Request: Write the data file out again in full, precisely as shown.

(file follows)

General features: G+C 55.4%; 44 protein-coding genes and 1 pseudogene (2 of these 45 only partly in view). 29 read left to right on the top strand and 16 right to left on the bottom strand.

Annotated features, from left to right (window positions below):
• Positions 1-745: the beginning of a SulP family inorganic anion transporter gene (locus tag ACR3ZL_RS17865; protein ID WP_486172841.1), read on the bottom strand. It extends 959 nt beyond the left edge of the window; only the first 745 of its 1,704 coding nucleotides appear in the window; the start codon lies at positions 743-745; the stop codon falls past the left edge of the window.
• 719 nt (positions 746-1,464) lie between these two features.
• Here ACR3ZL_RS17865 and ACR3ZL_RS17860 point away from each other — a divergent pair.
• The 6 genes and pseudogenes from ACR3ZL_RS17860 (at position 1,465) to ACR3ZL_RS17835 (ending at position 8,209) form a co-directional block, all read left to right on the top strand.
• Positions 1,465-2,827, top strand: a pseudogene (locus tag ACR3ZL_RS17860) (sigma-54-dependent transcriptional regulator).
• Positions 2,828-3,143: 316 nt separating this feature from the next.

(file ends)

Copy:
General features: G+C 55.4%; 44 protein-coding genes and 1 pseudogene (2 of these 45 only partly in view). 29 read left to right on the top strand and 16 right to left on the bottom strand.

Annotated features, from left to right (window positions below):
• Positions 1-745: the beginning of a SulP family inorganic anion transporter gene (locus tag ACR3ZL_RS17865; protein ID WP_486172841.1), read on the bottom strand. It extends 959 nt beyond the left edge of the window; only the first 745 of its 1,704 coding nucleotides appear in the window; the start codon lies at positions 743-745; the stop codon falls past the left edge of the window.
• 719 nt (positions 746-1,464) lie between these two features.
• Here ACR3ZL_RS17865 and ACR3ZL_RS17860 point away from each other — a divergent pair.
• The 6 genes and pseudogenes from ACR3ZL_RS17860 (at position 1,465) to ACR3ZL_RS17835 (ending at position 8,209) form a co-directional block, all read left to right on the top strand.
• Positions 1,465-2,827, top strand: a pseudogene (locus tag ACR3ZL_RS17860) (sigma-54-dependent transcriptional regulator).
• Positions 2,828-3,143: 316 nt separating this feature from the next.